Also, would you support the democritisation of the Senate?
I haven't spent as much time thinking about the Senate as I have the EC. I know that state senates used to be apportioned by county, but now they are apportioned one man, one vote. This change brought about an improvement in state government. I don't buy your argument that the federal government is different from state or local government simply because it is bigger or covers a larger area. The principles of political conflict are the same regardless of size. My local school board had an unequal representation case get resolved in the courts. Now it's one man, one vote. I don't see how unequal representation is wrong on school boards and in state senates, but it's OK in the US Senate. If you want to argue that federal politics are different than state or local, I suggest you try a foreign policy argument, something I haven't even begun to think through yet.

In our legislative elections we have a "first-past-the-post system" which strongly discourages third-party runs. Would you support a first-past-the-post plurality election for President? ... TR splits the republican vote and Woodrow Wilson wins by accident. This is the part where I explain how the EC discourages third party runs.
I might start a separate thread on that issue.
 

Willempie

Ad Honorem
Jul 2015
5,380
Netherlands
The trend over the last 200 years is toward a more direct relationship between the people and federal government and to remove intermediaries like the states. This is why we adopted direct election of senators over 100 years ago. It's also why we replaced tariffs with the income tax as the biggest source of federal revenue. Removing the EC would be consistent with this trend toward a more direct relationship.
My apologies for deleting the rest of your post, but this was the part that imo considered the gist of what you are saying.

Here in Holland we went that way. Due to all kinds of happenings we went from a union of provinces to a country with some provinces. While I value the one-man-one-vote principle you can also see the disadvantages of such a system. We had a province that thrived on mining, but the mining got banned (popular majority), that province (Limburg) hasn't really recovered. We have 2 provinces that hold gas, All the proceeds have gone to the treasury. Now that it has become apparent that it involves quakes, the government is doing everything in its power to not repair the damages and safeguard the houses. That is in a country which is a quarter of the size of WA (probably smaller).
I do support the idea, but one of the main disadvantages is that stuff like that happens. I am aware of the opposite points, but I do think that an EC however imperfect is a good thing, in particular because it is the executive branch
 

Chlodio

Forum Staff
Aug 2016
4,466
Dispargum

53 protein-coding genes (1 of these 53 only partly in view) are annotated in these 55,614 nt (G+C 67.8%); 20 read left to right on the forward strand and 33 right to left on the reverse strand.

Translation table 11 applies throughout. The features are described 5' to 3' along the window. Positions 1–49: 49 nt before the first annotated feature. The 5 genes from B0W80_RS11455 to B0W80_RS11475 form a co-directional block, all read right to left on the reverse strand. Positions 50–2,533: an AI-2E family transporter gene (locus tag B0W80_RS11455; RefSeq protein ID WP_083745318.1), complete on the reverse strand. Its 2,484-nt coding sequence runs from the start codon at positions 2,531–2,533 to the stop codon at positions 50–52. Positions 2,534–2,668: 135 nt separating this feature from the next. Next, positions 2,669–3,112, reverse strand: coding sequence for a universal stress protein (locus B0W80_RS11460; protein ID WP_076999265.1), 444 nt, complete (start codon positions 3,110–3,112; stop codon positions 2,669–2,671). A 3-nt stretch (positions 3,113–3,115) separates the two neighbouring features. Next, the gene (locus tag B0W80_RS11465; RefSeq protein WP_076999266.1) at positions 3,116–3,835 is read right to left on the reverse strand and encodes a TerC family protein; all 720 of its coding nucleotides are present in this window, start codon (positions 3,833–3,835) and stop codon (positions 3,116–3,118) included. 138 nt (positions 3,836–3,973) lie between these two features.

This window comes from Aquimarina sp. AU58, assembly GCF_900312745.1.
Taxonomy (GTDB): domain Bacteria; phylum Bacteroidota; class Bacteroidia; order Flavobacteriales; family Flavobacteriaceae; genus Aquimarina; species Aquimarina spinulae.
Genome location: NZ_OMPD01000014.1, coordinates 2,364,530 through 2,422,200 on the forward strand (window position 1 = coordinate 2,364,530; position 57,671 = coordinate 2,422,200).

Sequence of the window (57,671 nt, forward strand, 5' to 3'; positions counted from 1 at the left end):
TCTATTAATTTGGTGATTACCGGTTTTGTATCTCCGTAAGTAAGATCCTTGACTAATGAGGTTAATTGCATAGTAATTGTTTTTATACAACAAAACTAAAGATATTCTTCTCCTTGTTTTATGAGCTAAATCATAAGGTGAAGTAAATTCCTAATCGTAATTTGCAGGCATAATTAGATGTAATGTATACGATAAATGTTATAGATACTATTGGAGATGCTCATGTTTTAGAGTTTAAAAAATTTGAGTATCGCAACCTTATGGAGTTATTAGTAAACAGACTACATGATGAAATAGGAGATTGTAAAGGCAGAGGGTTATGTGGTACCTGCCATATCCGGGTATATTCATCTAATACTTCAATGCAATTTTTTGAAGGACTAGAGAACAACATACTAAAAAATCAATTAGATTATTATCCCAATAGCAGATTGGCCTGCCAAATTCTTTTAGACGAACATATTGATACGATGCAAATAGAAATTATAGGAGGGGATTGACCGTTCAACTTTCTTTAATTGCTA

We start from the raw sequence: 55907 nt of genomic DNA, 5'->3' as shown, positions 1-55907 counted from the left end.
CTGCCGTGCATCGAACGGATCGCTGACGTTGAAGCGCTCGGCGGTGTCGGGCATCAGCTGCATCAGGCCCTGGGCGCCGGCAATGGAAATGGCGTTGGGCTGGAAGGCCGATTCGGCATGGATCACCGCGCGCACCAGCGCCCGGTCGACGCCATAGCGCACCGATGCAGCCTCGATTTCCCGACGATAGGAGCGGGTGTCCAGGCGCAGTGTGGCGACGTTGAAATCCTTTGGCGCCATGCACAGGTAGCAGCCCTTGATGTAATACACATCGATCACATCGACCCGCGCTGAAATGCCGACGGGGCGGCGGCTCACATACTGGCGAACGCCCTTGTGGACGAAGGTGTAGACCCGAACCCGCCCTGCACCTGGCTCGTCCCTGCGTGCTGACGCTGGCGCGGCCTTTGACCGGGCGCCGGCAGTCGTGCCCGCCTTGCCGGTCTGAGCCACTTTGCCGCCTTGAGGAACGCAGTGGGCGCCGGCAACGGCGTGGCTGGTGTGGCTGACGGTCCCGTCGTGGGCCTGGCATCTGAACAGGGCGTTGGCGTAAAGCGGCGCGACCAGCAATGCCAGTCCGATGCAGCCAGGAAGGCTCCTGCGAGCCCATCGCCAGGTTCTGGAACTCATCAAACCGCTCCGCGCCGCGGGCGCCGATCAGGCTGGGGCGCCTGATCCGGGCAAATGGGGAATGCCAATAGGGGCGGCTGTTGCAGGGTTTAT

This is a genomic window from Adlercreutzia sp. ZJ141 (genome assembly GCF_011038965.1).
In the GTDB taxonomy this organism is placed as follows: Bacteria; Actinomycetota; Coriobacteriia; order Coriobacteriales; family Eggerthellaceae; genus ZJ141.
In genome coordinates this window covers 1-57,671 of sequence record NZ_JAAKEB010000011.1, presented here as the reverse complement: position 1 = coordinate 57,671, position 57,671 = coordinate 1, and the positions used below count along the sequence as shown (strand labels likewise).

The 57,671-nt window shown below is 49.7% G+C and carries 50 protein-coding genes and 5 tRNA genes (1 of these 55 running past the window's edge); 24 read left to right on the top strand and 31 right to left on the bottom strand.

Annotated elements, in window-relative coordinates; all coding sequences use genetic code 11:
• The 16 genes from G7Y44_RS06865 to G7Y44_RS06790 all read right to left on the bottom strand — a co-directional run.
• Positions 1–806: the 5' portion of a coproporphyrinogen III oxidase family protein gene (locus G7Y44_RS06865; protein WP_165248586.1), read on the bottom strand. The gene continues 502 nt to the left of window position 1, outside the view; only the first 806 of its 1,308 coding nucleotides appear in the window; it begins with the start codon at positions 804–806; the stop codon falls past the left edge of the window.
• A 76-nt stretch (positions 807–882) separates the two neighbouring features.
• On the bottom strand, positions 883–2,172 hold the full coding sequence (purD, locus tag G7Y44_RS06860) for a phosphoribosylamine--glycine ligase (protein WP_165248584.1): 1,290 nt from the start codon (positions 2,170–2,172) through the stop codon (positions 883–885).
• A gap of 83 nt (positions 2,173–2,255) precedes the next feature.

My apologies for deleting the rest of your post, but this was the part that imo considered the gist of what you are saying.

Here in Holland we went that way. Due to all kinds of happenings we went from a union of provinces to a country with some provinces. While I value the one-man-one-vote principle you can also see the disadvantages of such a system. We had a province that thrived on mining, but the mining got banned (popular majority), that province (Limburg) hasn't really recovered. We have 2 provinces that hold gas, All the proceeds have gone to the treasury. Now that it has become apparent that it involves quakes, the government is doing everything in its power to not repair the damages and safeguard the houses. That is in a country which is a quarter of the size of WA (probably smaller).
I do support the idea, but one of the main disadvantages is that stuff like that happens. I am aware of the opposite points, but I do think that an EC however imperfect is a good thing, in particular because it is the executive branch
Are you saying that previously you had some kind of system of unequal representation? Or are you saying that previously, the provinces had more control over their own affairs?
 

Willempie

Ad Honorem
Jul 2015
5,380
Netherlands
Are you saying that previously you had some kind of system of unequal representation? Or are you saying that previously, the provinces had more control over their own affairs?
Before Napoleon every province had its own rules and common policies had to be approved by them all, although it was possible for the union to go through with one or two provinces abstaining. IE the province of Sealand didn't sign the peace treaty in 1648, but did so later on its own accord. But the treaty was signed.
 

Chlodio

Forum Staff
Aug 2016
4,466
Dispargum
You're saying that laws or policies that Napoleon implemented are still causing problems today?